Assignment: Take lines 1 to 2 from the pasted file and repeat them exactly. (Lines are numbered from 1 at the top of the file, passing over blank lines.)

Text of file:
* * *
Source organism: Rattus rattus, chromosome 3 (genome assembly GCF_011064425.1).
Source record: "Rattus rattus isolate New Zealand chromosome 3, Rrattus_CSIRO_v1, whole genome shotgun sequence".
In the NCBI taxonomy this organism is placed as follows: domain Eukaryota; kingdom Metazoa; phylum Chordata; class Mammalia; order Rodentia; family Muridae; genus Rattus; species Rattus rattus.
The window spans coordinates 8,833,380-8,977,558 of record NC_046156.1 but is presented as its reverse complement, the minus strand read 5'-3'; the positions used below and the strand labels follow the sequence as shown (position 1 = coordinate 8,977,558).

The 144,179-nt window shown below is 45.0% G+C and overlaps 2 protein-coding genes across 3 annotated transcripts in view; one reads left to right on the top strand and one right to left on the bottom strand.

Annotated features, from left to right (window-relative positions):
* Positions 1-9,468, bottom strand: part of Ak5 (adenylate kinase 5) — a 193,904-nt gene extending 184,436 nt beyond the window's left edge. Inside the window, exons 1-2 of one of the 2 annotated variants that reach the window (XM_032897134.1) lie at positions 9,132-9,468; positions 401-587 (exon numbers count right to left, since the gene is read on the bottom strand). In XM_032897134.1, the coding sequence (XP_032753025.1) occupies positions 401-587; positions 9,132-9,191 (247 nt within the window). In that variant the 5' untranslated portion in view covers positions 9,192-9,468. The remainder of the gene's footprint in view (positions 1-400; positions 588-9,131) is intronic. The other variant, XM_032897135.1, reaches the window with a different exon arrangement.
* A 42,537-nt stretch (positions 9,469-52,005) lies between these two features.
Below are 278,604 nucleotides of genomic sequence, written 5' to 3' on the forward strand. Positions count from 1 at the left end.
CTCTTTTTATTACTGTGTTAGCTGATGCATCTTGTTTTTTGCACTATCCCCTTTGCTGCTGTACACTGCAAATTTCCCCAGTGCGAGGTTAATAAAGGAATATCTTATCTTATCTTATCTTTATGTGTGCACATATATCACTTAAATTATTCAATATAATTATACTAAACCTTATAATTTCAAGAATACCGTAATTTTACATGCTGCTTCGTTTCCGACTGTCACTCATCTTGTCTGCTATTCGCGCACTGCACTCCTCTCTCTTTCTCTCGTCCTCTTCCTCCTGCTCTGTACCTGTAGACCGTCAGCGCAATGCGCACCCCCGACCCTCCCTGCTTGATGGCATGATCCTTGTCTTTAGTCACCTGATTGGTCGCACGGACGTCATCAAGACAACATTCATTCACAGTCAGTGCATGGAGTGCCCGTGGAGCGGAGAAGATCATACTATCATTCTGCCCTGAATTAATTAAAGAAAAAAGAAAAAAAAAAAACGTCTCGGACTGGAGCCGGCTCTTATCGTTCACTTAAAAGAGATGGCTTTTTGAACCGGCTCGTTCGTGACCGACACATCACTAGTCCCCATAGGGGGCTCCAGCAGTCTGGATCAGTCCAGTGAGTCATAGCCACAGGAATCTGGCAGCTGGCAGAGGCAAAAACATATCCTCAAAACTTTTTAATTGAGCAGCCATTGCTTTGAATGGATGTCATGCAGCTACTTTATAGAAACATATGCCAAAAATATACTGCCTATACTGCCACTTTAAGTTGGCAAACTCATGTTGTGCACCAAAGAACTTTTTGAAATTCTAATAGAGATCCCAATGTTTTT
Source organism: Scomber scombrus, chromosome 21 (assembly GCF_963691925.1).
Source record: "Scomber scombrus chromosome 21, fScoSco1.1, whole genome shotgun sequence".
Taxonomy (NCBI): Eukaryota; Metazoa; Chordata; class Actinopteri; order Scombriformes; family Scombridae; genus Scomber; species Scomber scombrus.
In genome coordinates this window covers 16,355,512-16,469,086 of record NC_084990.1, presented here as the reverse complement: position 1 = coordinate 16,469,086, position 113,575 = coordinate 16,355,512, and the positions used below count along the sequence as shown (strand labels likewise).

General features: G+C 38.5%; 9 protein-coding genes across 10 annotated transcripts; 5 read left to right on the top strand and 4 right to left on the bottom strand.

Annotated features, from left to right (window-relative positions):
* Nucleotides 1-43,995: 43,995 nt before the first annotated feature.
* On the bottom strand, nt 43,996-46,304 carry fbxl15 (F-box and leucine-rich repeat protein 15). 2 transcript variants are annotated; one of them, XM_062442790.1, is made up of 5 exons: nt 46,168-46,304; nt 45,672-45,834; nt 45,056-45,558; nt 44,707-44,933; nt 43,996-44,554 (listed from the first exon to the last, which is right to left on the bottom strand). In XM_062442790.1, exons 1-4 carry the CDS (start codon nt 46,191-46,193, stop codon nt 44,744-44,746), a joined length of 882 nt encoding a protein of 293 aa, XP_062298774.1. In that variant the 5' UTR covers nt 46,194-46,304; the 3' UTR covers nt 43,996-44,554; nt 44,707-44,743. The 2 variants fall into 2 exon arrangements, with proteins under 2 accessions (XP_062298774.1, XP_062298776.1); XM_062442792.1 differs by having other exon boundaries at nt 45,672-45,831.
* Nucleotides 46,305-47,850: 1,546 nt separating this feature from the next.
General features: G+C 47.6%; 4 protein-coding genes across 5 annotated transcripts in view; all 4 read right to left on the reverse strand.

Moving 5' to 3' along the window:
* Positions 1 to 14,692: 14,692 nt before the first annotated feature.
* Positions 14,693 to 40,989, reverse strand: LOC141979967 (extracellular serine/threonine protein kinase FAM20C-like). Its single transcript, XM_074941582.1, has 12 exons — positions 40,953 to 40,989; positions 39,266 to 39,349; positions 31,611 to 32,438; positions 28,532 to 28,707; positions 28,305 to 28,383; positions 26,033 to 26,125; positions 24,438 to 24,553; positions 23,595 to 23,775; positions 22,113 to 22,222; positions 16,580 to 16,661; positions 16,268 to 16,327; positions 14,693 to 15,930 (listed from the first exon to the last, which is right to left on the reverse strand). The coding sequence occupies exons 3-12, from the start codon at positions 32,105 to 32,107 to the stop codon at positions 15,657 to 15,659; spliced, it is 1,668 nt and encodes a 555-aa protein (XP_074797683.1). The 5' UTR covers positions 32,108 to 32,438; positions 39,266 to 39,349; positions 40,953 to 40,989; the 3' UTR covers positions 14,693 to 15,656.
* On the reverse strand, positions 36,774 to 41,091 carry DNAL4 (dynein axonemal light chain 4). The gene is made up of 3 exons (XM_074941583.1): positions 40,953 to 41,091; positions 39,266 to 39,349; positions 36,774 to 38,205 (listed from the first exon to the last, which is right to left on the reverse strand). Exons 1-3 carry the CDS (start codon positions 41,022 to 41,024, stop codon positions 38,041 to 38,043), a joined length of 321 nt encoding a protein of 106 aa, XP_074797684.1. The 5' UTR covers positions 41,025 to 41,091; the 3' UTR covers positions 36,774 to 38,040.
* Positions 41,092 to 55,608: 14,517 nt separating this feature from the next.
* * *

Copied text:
Source organism: Rattus rattus, chromosome 3 (genome assembly GCF_011064425.1).
Source record: "Rattus rattus isolate New Zealand chromosome 3, Rrattus_CSIRO_v1, whole genome shotgun sequence".